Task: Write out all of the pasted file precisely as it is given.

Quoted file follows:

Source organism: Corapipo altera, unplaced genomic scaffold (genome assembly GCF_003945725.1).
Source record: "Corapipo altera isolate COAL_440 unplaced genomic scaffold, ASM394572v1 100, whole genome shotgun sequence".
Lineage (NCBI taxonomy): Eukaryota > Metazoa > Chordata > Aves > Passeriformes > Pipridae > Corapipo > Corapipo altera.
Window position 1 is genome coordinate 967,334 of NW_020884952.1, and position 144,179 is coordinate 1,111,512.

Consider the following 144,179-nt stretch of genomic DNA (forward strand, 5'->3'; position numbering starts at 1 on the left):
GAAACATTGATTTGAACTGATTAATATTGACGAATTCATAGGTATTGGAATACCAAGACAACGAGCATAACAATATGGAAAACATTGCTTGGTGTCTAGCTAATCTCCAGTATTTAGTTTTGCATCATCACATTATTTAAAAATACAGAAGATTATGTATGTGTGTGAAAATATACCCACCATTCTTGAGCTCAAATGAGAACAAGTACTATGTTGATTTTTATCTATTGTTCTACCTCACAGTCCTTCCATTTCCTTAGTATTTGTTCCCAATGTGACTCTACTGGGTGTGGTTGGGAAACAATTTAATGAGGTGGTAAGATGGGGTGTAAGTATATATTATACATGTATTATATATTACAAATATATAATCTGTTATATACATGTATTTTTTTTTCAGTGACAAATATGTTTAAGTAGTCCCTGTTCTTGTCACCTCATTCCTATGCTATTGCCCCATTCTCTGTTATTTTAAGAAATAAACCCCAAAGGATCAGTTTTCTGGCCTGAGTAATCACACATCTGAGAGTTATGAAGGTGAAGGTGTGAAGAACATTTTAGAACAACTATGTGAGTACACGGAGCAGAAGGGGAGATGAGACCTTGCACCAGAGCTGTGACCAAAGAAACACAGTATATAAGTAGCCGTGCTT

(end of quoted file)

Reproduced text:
Source organism: Corapipo altera, unplaced genomic scaffold (genome assembly GCF_003945725.1).
Source record: "Corapipo altera isolate COAL_440 unplaced genomic scaffold, ASM394572v1 100, whole genome shotgun sequence".
Lineage (NCBI taxonomy): Eukaryota > Metazoa > Chordata > Aves > Passeriformes > Pipridae > Corapipo > Corapipo altera.
Window position 1 is genome coordinate 967,334 of NW_020884952.1, and position 144,179 is coordinate 1,111,512.

Consider the following 144,179-nt stretch of genomic DNA (forward strand, 5'->3'; position numbering starts at 1 on the left):
GAAACATTGATTTGAACTGATTAATATTGACGAATTCATAGGTATTGGAATACCAAGACAACGAGCATAACAATATGGAAAACATTGCTTGGTGTCTAGCTAATCTCCAGTATTTAGTTTTGCATCATCACATTATTTAAAAATACAGAAGATTATGTATGTGTGTGAAAATATACCCACCATTCTTGAGCTCAAATGAGAACAAGTACTATGTTGATTTTTATCTATTGTTCTACCTCACAGTCCTTCCATTTCCTTAGTATTTGTTCCCAATGTGACTCTACTGGGTGTGGTTGGGAAACAATTTAATGAGGTGGTAAGATGGGGTGTAAGTATATATTATACATGTATTATATATTACAAATATATAATCTGTTATATACATGTATTTTTTTTTCAGTGACAAATATGTTTAAGTAGTCCCTGTTCTTGTCACCTCATTCCTATGCTATTGCCCCATTCTCTGTTATTTTAAGAAATAAACCCCAAAGGATCAGTTTTCTGGCCTGAGTAATCACACATCTGAGAGTTATGAAGGTGAAGGTGTGAAGAACATTTTAGAACAACTATGTGAGTACACGGAGCAGAAGGGGAGATGAGACCTTGCACCAGAGCTGTGACCAAAGAAACACAGTATATAAGTAGCCGTGCTT